The link between lighting and health explained.

Posted by: Kate Whittington

Topic: lighting

clock showing almost midnightOne of the many great features of a smart home is that it gives you elevated control over your lighting. Smart homes can control both natural and electric lighting, using local switches, web user interface, and occupancy sensors and presets. Controlled lighting saves energy and thus reduces costs in unoccupied spaces.

Smart controls are ideal for setting up lighting scenes. These scenes can be controlled from switches, calendar, or in response to an event. Create a romantic atmosphere, dim the lights automatically when the TV comes on, or use automatic lighting to scare away to potential burglars.

As well as these practical (and fun!) uses, smart control lighting can actually benefit your wellbeing and health. Here’s how.

What’s the relationship between lighting and health?

A research paper published in 2011 by Jens Christoffersen identified that ‘what is quite certain is that lighting environments have a direct influence on the health and well-being of the people living and working in them’.

shutterstock_225498460The key to understanding the relation between lighting and health is understanding circadian rhythms. The National Sleep Foundation provides this definition:

‘Your circadian rhythm is basically a 24-hour internal clock that is running in the background of your brain and cycles between sleepiness and alertness at regular intervals. It's also known as your sleep/wake cycle.’

Christoffersen states that the variation of light is ‘by far the most important factor in setting and maintaining our natural daily rhythm, the so-called circadian rhythm’.

The setting and maintaining of this daily rhythm is extremely important if you want to be alert and healthy. The National Sleep Foundation point out that ‘your circadian rhythm works best when you have regular sleep habits, like going to bed at night and waking up in the morning around the same times from day to day’.  Disruptions to your circadian rhythm can make you feel out of sorts and can make it harder to pay attention.

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How does sleep impact health?

Everyone feels the effects when they miss out on sleep. Impaired concentration and increased irritation are often noted after a late night out. But a lack of sleep can have serious long-term consequences. According to the NHS, regular poor sleep ‘puts you at risk of serious medical conditions, including obesity, heart disease and diabetes – and it shortens your life expectancy’.

But how can smart lighting help you get a good night’s sleep?Male sleeping with students sitting in the college lecture hall

Well, alongside circadian rhythms, it’s also important to understand the role of the hormone melatonin.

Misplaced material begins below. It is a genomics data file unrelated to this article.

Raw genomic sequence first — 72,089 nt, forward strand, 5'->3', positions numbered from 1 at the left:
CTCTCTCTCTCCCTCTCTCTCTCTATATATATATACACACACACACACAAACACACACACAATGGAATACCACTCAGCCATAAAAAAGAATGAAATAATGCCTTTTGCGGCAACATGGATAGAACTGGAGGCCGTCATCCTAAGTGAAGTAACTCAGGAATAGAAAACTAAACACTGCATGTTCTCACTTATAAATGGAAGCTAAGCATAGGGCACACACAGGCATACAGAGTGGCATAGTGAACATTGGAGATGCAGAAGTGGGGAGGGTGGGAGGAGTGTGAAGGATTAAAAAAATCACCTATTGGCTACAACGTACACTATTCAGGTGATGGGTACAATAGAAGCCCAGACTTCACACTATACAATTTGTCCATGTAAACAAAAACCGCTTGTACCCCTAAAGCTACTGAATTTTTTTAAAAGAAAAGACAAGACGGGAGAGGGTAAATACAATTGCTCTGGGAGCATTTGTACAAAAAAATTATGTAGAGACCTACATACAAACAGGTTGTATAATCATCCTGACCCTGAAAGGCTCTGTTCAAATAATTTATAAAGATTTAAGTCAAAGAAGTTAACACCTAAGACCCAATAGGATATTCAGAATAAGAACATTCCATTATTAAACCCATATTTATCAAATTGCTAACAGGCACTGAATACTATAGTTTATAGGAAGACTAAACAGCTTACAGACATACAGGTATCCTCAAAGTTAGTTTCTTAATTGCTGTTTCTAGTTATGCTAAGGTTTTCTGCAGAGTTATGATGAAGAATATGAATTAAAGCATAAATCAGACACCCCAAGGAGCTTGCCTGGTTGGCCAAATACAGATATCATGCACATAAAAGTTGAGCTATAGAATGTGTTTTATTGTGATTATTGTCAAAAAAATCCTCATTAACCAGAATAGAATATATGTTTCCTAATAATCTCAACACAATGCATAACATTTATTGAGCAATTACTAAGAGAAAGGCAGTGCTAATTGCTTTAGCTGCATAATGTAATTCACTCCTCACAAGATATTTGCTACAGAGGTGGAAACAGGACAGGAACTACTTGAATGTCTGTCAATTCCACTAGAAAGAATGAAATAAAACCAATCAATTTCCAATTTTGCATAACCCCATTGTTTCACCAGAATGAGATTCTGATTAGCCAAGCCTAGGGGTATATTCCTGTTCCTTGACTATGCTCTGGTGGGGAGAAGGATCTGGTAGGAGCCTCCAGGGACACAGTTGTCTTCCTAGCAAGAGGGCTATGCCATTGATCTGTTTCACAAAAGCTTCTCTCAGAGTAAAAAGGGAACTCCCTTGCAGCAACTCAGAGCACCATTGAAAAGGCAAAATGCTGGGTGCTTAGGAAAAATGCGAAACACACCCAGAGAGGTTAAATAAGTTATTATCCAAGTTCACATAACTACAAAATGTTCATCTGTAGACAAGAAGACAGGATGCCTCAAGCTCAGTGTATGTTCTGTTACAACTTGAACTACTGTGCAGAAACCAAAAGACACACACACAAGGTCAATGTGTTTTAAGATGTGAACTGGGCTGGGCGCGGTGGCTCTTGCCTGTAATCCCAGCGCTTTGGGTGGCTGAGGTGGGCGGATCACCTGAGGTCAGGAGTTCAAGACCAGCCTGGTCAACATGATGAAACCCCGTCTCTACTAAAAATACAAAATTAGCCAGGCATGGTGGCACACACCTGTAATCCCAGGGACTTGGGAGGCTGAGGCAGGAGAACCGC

The NIH (National Institutes of Health) describes melatonin and its function thus [PDF]:

‘Melatonin is a natural hormone that plays a role in sleep. Melatonin production and release in the brain is related to time of day, rising in the evening and falling in the morning. Light at night blocks its production’.

Simply put, melatonin is what makes you feel sleepy. It’s released when it gets dark. If you want to stay lively and get to sleep when you need to, you want to have light during the day, and darkness in the night.

How can smart lighting help?

It’s clear from understanding circadian rhythms that regularity and routine is extremely important. Using smart controls, you can set up automatic lighting that complements your daily routine and provides a consistency that works in harmony with your circadian rhythms.

Or you can set up lighting scenes that operate with your melatonin production in mind. For example, you can set the lights to automatically dim at 10pm to help you start feeling sleepy. For those who need a more emphatic reminder to switch off and go to sleep, you could set the lights to automatically turn off at 11pm.

Kitchen lighting-1-1Smart lighting can also come in handy in the middle of the night. You can set up automatic lighting pathways to lead the way to the bathroom (or kitchen!), or set lights to a low dimness so that you’re not blinded by the glare of a bright light.

Smart controls could even help SAD sufferers. The NHS website recommends that those with SAD should make their ‘work and home environments as light and airy as possible’. In a smart home, you can set up automatic ventilation and lighting to ensure that your home is fresh and bright, and remotely controlled blinds make it easy to let the sun in.

It’s plain to see that smart controls have abundant uses when it comes to lighting, and as detailed here they can even work in tandem with your sleep cycle. In a smart home your lighting does it all: it’s fun, practical, automatic, energy-saving and even good for your health!

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